There are some enjoyable cameos to be seen but Ted 2 is let down by a muddled script, poor direction and lazy joke writing.
The first Ted may not have been the most original comedy film but its excellent writing and constant stream of jokes made it great fun and a massive box-office hit. However, the second outing of Mark Wahlberg’s John and his talking teddy bear is certainly not as enjoyable.
From the first few minutes it is clear that Seth MacFarlane is not sure exactly what he wants to do with the plot. The Patrick Stewart narrated opening was one of the most memorable moments of the first film but Ted 2 begins with a three minute dance number with Ted at the centre of it. Unlike the awkward asides in MacFarlane’s Family Guy, this scene is not played for laughs. It has no role in the setting up of the narrative and when it is over all you can think is: what was it for? Moments like this happen throughout the film and it feels like MacFarlane is including set pieces that he has never had a chance to direct before, whether they work or not.
This confused tone continues into Ted 2’s plot. It begins as a story of Ted’s quest for a sperm donor, quickly changing to a court room comedy about proving that Ted is a real person, before finally becoming a road movie as they travel to New York. The film does not commit to any of its story-lines, creating a film that does not flow smoothly at any point. The addition of Amanda Seyfried, one of the film’s few bright spots, about half way through improves things. Although she is clearly better than the material she is given, her character is far more likeable that the two leads and her blossoming relationship with Wahlberg’s character gives the film a coherent plot-line to follow. The film also pokes fun at groups in society and celebrity individuals throughout whilst prompting the audience to care about what happens to the two characters that deserve very little affection, Ted and John. Ted worked because viewers were never asked to want the best for the leads; they were only required to enjoy their drug-fuelled antics and the on-screen bromance. The same cannot be said of Ted 2.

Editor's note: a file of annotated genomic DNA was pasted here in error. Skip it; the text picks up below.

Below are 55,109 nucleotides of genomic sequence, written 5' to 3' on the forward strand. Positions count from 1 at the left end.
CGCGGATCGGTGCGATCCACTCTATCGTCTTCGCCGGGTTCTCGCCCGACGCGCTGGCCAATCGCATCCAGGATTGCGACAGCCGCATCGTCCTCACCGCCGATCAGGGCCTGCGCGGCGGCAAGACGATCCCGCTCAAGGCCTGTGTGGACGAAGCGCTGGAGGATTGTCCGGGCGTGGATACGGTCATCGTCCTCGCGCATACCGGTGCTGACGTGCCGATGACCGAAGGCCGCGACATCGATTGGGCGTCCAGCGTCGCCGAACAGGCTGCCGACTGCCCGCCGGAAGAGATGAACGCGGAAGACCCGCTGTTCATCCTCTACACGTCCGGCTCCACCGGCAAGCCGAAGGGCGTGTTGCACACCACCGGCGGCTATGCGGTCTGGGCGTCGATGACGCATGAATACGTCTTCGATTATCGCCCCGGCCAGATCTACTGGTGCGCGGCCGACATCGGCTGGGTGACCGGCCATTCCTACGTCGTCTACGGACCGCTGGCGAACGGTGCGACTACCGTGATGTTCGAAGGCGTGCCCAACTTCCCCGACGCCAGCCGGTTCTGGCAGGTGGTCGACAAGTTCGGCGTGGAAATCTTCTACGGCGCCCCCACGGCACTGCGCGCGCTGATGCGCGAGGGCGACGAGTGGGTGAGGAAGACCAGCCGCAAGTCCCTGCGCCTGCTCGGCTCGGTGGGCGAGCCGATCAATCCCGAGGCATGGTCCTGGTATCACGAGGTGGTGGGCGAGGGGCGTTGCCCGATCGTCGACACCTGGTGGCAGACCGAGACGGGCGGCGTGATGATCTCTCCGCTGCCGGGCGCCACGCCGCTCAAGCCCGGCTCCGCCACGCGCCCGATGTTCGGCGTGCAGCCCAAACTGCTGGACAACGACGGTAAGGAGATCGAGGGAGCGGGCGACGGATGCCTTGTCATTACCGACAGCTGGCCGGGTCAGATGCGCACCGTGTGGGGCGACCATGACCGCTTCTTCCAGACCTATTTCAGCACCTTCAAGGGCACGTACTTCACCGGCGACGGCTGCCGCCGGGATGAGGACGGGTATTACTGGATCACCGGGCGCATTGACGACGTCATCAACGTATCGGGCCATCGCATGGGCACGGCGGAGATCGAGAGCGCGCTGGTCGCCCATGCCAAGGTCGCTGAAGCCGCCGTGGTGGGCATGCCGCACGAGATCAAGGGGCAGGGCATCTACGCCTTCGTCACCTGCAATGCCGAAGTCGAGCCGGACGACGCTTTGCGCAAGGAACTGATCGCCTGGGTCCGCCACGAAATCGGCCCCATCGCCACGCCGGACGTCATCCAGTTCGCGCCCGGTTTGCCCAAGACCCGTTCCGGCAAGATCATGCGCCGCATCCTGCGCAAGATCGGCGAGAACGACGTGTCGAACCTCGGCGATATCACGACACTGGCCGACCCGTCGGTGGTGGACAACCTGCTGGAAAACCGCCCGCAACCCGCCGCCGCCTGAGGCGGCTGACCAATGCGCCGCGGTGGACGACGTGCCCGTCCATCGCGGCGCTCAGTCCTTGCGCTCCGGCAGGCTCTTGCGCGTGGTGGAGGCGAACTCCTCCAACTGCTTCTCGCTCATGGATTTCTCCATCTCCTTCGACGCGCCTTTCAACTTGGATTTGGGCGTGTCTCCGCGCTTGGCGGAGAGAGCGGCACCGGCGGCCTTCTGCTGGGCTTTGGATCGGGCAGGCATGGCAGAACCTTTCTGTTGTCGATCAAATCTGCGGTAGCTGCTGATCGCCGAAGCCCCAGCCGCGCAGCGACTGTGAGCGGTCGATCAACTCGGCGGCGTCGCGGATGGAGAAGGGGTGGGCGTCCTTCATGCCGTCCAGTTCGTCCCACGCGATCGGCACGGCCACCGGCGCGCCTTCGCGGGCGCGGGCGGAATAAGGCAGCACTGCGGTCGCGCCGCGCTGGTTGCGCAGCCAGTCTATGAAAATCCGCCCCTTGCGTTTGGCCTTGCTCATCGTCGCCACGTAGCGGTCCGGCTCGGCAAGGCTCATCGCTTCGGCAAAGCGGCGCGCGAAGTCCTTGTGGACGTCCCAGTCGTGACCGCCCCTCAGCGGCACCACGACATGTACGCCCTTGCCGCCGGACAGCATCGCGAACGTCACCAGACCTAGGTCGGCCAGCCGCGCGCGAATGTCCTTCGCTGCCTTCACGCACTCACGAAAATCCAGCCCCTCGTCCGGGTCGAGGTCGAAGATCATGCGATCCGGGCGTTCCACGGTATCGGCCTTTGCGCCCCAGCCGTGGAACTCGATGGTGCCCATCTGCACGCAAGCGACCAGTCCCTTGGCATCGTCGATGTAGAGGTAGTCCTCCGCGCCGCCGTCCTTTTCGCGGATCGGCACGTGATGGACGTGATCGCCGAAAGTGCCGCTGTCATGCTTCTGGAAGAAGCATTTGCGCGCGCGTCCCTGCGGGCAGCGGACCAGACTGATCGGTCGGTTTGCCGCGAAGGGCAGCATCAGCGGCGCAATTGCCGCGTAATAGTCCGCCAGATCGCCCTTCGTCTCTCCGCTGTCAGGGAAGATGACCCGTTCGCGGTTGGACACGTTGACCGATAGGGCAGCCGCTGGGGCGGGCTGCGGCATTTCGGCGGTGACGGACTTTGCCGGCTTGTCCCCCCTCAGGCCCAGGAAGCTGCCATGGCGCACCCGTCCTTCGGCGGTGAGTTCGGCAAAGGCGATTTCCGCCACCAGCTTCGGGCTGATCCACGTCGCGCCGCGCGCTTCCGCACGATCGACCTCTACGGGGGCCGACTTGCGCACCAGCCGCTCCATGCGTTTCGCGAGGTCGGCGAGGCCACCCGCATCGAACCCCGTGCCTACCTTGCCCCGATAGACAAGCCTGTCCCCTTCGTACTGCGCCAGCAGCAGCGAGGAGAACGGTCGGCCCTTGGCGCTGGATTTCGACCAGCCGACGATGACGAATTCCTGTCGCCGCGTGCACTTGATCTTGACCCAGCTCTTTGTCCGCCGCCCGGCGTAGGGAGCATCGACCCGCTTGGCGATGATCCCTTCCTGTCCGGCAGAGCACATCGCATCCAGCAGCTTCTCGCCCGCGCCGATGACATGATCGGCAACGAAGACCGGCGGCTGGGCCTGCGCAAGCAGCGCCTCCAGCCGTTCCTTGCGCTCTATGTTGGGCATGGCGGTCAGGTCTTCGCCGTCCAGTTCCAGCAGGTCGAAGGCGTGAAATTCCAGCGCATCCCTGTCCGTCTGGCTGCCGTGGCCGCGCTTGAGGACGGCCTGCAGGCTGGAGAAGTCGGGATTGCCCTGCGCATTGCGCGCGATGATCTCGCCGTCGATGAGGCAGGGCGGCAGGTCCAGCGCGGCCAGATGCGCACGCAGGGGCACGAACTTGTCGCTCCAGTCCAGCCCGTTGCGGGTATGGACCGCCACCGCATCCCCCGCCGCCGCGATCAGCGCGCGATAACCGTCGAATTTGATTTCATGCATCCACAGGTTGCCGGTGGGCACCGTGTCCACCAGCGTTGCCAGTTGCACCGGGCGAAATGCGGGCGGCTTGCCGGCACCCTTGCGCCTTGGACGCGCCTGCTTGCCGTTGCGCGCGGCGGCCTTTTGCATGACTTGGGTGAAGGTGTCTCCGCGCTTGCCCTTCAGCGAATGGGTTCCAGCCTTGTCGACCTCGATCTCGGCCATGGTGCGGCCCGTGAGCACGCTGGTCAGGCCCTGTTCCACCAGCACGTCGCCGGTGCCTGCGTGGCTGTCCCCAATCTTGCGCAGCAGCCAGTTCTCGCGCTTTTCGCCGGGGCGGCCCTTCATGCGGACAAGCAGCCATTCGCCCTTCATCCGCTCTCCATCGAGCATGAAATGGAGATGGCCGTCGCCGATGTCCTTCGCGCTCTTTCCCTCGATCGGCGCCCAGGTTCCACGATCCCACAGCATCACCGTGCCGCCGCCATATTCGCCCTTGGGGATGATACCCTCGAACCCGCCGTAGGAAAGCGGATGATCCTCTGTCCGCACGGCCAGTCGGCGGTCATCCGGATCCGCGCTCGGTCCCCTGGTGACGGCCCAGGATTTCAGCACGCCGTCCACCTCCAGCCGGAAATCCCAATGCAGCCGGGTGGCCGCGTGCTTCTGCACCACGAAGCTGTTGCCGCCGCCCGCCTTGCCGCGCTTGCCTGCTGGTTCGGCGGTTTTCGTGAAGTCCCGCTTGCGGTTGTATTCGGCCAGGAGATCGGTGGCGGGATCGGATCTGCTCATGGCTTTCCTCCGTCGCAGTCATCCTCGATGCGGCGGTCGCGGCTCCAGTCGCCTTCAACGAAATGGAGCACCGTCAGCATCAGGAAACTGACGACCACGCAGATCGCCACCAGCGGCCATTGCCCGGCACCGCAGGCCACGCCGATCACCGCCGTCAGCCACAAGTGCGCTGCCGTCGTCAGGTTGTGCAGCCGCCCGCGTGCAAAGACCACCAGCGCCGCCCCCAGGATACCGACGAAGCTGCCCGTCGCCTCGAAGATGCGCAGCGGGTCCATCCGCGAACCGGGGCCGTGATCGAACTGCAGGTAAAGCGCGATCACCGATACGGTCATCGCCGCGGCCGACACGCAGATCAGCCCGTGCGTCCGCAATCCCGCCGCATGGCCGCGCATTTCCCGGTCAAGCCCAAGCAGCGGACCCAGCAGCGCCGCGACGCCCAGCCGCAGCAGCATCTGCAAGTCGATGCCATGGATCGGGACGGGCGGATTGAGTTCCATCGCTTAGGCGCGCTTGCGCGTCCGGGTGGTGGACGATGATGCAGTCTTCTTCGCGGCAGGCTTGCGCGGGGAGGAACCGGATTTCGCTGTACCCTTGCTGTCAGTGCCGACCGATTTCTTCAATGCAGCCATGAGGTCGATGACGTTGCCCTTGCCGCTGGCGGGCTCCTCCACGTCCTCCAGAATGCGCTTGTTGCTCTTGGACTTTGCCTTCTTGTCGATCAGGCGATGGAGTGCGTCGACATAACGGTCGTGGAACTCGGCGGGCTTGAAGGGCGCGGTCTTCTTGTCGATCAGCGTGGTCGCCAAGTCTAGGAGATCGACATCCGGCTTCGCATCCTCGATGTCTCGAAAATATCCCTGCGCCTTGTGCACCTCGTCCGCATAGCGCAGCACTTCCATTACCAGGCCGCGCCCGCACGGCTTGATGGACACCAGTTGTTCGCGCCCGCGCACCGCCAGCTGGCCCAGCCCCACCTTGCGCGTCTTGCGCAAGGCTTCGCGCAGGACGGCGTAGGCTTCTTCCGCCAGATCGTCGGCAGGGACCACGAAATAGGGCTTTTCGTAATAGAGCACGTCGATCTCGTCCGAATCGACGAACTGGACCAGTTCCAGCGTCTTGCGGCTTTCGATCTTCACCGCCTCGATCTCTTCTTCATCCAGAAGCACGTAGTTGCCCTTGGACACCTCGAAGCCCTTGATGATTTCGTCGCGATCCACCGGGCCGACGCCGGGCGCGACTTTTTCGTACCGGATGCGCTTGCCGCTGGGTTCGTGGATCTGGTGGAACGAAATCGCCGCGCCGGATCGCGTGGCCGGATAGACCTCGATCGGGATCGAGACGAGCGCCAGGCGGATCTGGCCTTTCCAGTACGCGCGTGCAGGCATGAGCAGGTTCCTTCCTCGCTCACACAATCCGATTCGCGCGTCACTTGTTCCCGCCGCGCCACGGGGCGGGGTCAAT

However, the main issue with Ted 2 is how funny it is, or not, as the case may be. It is not that there is a lack of jokes, it is that very few of them work in the way they did in the first film. Seth MacFarlane has taken every opportunity to include a joke about drugs or homosexuals and they get tedious after a while – it is frankly lazy comedy writing. The image of a teddy bear smoking with his adult owner loses its novelty quickly, especially when it is no different to what audiences saw in the first film.
Ted 2 does have its moments though. Cameos from famous faces such as Liam Neeson and American Football star Tom Brady are the highlights that are refreshingly different to the barrage of crude sight-gags.
In short, if Seth MacFarlane had stuck with what made the first Ted film successful, Ted 2 may have been an enjoyable comedy sequel. Unfortunately, a muddled script, poor direction and lazy joke writing makes Ted 2 a dissapointing second big-screen appearance for the talking teddy bear.
Ted 2 (2015), directed by Seth MacFarlane, is distributed in the UK by Universal Pictures, Certificate 15.